Tuesday, March 13, 2007

C.D. Review: Absolute Funk Volume 2 (Body & Soul)

The unoriginal title and the uninspired cover art don't do justice to the overall quality of this series by the Body & Soul label. This is in fact a well researched and compiled dose of serious funk. All the tracks on Absolute Funk Volume 2 are from strong vinyl sides, and in a couple of cases we get the B-side sequel as well. Many of the twenty cuts on here are still fairly rare in the digital age, while some of the better known tracks like the opener "The Sad Chicken" have popped up on other compilations. Cuts like "Iron Horse" by The Marlboro Men and The Showmen chestnut "The Tramp" which are on compilations put out by the likes of Goldmine and Soul Patrol sound cleaner on the Absolute Funk series, even if they are still mastered from seven inch vinyl singles. This series also has more information than a typical Goldmine release, while many other funk reissue labels such as Soul Patrol never have any information accompanying their collections.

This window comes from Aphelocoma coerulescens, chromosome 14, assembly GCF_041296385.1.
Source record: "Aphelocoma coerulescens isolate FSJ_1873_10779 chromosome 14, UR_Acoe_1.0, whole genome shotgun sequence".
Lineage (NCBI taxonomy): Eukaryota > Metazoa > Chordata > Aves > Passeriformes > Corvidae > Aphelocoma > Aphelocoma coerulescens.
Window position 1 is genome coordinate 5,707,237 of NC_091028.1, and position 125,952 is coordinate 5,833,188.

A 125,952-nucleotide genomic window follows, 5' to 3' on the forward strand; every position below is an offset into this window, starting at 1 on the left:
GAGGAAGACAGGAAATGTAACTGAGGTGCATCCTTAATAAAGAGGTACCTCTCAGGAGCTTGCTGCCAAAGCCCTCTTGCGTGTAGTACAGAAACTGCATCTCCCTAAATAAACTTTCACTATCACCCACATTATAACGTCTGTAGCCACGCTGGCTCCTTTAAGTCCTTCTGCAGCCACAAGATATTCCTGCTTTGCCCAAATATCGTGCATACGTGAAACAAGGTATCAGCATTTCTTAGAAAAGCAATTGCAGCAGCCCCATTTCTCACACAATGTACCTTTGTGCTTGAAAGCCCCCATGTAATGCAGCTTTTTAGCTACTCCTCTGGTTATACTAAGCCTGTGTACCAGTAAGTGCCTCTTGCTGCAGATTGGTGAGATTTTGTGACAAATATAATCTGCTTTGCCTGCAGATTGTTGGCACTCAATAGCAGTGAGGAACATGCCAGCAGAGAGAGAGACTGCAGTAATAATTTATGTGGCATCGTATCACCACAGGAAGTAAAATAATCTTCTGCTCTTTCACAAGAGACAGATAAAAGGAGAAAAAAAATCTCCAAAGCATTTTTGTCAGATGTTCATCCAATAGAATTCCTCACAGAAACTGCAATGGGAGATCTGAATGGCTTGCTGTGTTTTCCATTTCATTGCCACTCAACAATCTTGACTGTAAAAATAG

Licensing issues aside, Absolute Funk Volume 2 stands in its own right as great, greasy grab bag of obscure gems.
Sundia's two part "Stand Up and Be A Man" is a rare free flowing hit of feminist funk. The male-partner-as-deadbeat topic comes up again on the lighthearted Good Time Charlie song "Rover or Me" (guess who wins).
Kim Tamango's "Not By Bread Alone" is an intense burner of a song, with its pounding, but spare percussion and Llyn Collins style delivery. There are low budget recordings of popular sounds, such as the Stax-flavoured "Can't Nobody Love Me" by The Soul Duo. The main reason these cuts are so rare is they were seldom re-pressed, and many were only distributed in a small geographic area. Of course, that means most of these songs were recorded on a tight budget, in small local studios. A lot of this material is to soul music what 1960's garage bands were to rock stars; less polish, but the boundless energy and sheer quirkiness of a lot of great lost funk treasures rewards the adventurous listener.
Even the flagrantly derivative songs like "The Tramp" (both parts) have a boisterousness that is too infectious to overlook in the pursuit of originality. Harvey Scales and the 7 Sounds' dance song "Get Down" closes Absolute Funk Volume 2 on an upbeat tone. Perhaps somebody should compare the different songs instructing listeners on how to do dances like "The Breakdown" and "The Freeze" and see if they give similar moves. In the mean time, this is a hot funk c.d. for one's listening or partying needs.

No comments: